Huawei and PLDT to roll out SuperVector and G.fast using existing copper lines

Huawei says that it will work with Philippines national carrier PLDT to use existing copper lines to deploy the company's SuperVector technology to deliver bandwidth of up to 300 Mbps, and G.fast networks for up to 800 Mbps. PLDT owns more than 70% of fixed broadband market share in the Philippines. In light of the development of social media software, 4K video, and virtual reality (VR), PLDT plans to release new digital services, such as pay TV and smart home security, which will impose higher network capability standards.

Huawei says that it will work with Philippines national carrier PLDT to use existing copper lines to deploy the company's SuperVector technology to deliver bandwidth of up to 300 Mbps, and G.fast networks for up to 800 Mbps.

PLDT owns more than 70% of fixed broadband market share in the Philippines. In light of the development of social media software, 4K video, and virtual reality (VR), PLDT plans to release new digital services, such as pay TV and smart home security, which will impose higher network capability standards.

According to Huawei, PLDT also intends to offer 5 million users bandwidth of at least 100 Mbps and offer 800 Mbps premium broadband services in more than 100 high-end buildings by 2018.

Huawei says it will evaluate the carrier's network-wide copper lines to advance PLDT's digital society goals. Huawei's evaluation report demonstrates basic line information about network-wide ports and forecasts attainable bandwidth after broadband acceleration at original sites or after site migration.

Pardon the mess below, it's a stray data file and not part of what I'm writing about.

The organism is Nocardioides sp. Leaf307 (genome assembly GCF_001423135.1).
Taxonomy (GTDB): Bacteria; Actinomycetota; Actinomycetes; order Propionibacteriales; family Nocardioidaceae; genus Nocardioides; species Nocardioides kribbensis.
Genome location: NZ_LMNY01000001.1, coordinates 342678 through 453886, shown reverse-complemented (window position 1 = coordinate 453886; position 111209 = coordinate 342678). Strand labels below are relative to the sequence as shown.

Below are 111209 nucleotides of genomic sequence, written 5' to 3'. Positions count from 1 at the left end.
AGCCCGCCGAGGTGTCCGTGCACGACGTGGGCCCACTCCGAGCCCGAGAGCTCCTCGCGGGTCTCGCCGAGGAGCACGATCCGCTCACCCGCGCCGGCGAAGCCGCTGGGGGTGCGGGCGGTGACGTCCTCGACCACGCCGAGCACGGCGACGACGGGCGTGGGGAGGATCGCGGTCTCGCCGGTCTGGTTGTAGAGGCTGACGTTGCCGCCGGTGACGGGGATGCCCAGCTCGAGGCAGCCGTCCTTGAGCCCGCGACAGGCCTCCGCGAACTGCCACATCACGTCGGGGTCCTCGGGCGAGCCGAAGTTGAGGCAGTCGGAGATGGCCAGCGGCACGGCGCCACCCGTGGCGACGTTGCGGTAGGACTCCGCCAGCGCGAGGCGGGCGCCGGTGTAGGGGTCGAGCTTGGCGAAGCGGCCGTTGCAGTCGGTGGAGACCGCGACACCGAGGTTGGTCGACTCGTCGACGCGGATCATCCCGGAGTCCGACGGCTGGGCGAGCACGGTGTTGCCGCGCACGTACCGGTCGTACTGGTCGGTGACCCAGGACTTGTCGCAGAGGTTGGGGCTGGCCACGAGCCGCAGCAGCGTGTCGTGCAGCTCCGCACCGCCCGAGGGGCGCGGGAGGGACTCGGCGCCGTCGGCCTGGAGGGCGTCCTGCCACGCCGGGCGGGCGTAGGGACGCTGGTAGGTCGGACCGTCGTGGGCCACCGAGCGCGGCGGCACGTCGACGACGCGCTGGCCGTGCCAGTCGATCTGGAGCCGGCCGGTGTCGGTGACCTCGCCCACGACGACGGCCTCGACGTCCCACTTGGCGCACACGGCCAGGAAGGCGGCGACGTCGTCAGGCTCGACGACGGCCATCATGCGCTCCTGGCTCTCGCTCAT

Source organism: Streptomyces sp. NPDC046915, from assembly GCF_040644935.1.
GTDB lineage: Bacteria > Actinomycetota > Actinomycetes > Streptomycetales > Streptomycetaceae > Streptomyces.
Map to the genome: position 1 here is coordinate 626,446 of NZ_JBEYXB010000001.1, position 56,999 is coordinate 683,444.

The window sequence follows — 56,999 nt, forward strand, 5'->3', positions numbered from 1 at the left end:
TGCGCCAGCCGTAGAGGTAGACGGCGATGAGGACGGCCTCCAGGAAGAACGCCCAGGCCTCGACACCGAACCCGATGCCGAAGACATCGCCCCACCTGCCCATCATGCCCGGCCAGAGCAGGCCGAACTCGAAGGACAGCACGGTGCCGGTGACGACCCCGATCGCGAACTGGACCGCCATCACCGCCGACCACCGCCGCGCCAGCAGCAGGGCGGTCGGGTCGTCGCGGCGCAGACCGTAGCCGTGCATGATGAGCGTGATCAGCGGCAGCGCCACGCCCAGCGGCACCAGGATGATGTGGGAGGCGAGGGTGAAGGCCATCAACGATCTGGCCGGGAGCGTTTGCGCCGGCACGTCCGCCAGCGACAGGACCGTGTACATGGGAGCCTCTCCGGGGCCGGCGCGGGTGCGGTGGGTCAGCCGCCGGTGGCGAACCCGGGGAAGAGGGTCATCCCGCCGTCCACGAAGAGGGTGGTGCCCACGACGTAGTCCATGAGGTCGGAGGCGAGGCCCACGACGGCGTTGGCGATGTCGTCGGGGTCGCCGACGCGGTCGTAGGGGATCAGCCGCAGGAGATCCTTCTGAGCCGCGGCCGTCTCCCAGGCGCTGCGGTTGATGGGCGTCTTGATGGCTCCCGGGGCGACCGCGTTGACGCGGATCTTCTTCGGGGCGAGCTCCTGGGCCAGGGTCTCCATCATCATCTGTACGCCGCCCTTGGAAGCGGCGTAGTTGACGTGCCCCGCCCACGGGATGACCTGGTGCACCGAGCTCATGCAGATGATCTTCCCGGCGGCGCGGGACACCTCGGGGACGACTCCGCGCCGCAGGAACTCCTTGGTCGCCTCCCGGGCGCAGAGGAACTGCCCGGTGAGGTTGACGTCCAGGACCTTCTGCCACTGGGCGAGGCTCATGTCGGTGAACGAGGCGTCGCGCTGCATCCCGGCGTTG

"Huawei's evaluation on network-wide copper lines helps us identify bottlenecks that hinder copper broadband acceleration," said Czar Lopez, PLDT's assistant vice president for access network planning and engineering. "In addition, we jointly set up pilot projects regarding cutting-edge copper line technologies—G.fast and SuperVector. These projects have strengthened our confidence towards copper broadband acceleration and fast delivery."

Huawei is providing end-to-end systems based on segmented scenarios to enhance user experience, and support PLDT's imperative broadband development goals. Additionally, the Chinese systems house is offering G.fast systems to deliver services to small enterprises and what it described as "VIP home users." The technology enables a single device to deliver bandwidth of up to 800 Mbps for 96 users concurrently.

Huawei also will supply SuperVector devices that deliver as much as 300 Mbps for high-end home users; the devices are compatible with current DSL terminals to facilitate an upgrade that is undetectable to users. The company says it also can offer vectoring devices in original cross-connecting boxes or fiber-to-the-curb (FTTC) sites to reduce project delivery completion time as well, while delivering100 Mbps bandwidth tobasic home users.

Huawei has commercially deployed SuperVector and G.fast series products in the UK, Switzerland, Italy, and other countries. In 2016, German network operator M-net contracted Huawei to assume sole responsibility for the second phase of a gigabit broadband network deployment that includes the use of G.fast (see "M-net to deploy G.fast in FTTB applications in Germany"). In July of this year, Huawei announced plans to jointly deploy the first G.fast network in the Middle East with Omantel (see "Omantel to deploy Huawei's G.fast systems").

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